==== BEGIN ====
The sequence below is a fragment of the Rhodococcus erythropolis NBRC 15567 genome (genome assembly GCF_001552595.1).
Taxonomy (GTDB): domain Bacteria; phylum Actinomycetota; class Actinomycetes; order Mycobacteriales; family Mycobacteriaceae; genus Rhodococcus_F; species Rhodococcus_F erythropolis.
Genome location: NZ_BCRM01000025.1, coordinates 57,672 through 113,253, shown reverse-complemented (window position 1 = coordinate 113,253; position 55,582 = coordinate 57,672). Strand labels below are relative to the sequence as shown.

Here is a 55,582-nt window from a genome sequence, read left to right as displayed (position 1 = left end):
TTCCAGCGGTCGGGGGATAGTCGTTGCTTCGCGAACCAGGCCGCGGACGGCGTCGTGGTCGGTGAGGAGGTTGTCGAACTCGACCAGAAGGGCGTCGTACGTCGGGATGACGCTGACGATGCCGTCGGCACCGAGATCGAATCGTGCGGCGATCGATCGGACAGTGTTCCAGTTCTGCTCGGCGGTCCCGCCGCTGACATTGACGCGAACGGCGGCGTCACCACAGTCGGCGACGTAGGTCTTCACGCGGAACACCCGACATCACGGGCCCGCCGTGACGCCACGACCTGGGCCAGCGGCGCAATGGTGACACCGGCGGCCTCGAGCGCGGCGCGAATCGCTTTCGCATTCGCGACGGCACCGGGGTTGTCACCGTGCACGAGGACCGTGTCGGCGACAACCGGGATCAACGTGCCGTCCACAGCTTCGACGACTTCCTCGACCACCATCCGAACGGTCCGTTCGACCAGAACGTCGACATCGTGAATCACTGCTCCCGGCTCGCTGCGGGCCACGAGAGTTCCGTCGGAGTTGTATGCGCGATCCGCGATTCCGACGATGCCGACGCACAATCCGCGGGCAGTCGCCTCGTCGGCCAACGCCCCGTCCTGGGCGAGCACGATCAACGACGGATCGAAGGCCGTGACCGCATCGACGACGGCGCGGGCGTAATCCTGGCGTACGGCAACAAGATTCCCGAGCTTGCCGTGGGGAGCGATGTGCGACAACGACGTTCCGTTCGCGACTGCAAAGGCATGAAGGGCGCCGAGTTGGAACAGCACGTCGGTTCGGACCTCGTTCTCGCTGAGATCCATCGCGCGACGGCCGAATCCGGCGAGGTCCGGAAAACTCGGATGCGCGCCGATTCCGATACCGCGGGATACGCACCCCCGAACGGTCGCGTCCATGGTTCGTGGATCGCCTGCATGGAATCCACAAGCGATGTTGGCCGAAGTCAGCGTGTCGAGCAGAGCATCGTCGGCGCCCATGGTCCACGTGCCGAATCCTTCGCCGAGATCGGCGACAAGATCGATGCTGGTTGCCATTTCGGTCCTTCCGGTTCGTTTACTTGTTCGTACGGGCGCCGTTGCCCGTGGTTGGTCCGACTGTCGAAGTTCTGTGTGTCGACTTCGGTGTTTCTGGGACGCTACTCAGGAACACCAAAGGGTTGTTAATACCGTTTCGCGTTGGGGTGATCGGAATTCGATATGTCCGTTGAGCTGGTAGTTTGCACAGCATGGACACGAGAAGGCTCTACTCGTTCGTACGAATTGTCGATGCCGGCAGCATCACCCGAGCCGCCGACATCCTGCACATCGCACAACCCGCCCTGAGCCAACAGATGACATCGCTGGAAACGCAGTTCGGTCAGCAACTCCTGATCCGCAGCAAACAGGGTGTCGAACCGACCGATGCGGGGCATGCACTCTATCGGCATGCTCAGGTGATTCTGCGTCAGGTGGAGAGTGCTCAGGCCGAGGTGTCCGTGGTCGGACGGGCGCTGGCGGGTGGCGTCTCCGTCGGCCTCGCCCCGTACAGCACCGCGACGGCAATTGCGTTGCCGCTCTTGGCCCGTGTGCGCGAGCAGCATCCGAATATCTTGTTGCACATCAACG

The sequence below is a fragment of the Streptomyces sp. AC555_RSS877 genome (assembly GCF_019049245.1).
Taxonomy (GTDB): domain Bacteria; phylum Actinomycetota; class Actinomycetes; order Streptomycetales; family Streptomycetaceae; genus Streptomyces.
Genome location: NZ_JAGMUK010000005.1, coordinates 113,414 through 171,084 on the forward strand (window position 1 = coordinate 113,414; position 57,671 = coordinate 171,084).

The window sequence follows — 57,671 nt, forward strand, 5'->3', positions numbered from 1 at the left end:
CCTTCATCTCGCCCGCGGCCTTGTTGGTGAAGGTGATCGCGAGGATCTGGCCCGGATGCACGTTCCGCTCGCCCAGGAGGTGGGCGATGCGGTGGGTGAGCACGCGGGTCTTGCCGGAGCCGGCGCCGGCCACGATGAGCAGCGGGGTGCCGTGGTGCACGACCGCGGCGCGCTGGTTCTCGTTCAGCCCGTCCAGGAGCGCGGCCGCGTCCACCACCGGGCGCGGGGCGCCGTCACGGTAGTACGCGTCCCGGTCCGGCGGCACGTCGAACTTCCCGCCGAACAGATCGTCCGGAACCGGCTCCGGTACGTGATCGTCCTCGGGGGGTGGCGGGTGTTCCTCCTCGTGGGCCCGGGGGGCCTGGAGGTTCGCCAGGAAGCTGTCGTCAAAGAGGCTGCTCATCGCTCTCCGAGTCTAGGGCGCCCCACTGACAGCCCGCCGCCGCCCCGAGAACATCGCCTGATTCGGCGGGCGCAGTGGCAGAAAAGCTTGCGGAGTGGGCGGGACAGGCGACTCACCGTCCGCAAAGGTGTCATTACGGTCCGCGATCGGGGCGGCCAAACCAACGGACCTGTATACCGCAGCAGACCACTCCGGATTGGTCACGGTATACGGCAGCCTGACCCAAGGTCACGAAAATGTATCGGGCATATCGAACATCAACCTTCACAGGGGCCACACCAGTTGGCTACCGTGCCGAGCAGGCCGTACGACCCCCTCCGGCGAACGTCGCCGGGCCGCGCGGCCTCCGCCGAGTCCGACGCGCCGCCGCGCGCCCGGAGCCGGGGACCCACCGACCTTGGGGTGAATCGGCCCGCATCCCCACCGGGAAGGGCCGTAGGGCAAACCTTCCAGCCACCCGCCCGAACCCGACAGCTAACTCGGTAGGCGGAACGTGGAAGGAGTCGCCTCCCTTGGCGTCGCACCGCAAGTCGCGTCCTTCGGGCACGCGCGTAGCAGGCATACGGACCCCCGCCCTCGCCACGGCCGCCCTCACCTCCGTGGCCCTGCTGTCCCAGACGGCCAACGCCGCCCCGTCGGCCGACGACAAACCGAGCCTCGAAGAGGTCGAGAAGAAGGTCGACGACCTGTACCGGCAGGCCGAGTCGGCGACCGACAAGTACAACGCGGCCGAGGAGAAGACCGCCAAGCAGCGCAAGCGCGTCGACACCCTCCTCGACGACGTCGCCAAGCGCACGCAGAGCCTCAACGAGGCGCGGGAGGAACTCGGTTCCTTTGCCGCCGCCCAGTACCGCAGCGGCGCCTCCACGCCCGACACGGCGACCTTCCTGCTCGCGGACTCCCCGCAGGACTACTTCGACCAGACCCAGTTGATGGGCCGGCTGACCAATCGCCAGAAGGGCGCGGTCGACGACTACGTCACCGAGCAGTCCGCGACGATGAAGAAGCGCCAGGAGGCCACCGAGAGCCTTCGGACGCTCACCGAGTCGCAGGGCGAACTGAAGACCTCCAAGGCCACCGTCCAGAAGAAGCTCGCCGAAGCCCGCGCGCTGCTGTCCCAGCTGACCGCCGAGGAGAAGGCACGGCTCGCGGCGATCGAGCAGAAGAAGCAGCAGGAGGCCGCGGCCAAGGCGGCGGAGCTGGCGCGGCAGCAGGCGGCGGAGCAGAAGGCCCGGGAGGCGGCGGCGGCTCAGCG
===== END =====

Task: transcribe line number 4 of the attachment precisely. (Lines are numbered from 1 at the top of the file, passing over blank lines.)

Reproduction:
Here is a 55,582-nt window from a genome sequence, read left to right as displayed (position 1 = left end):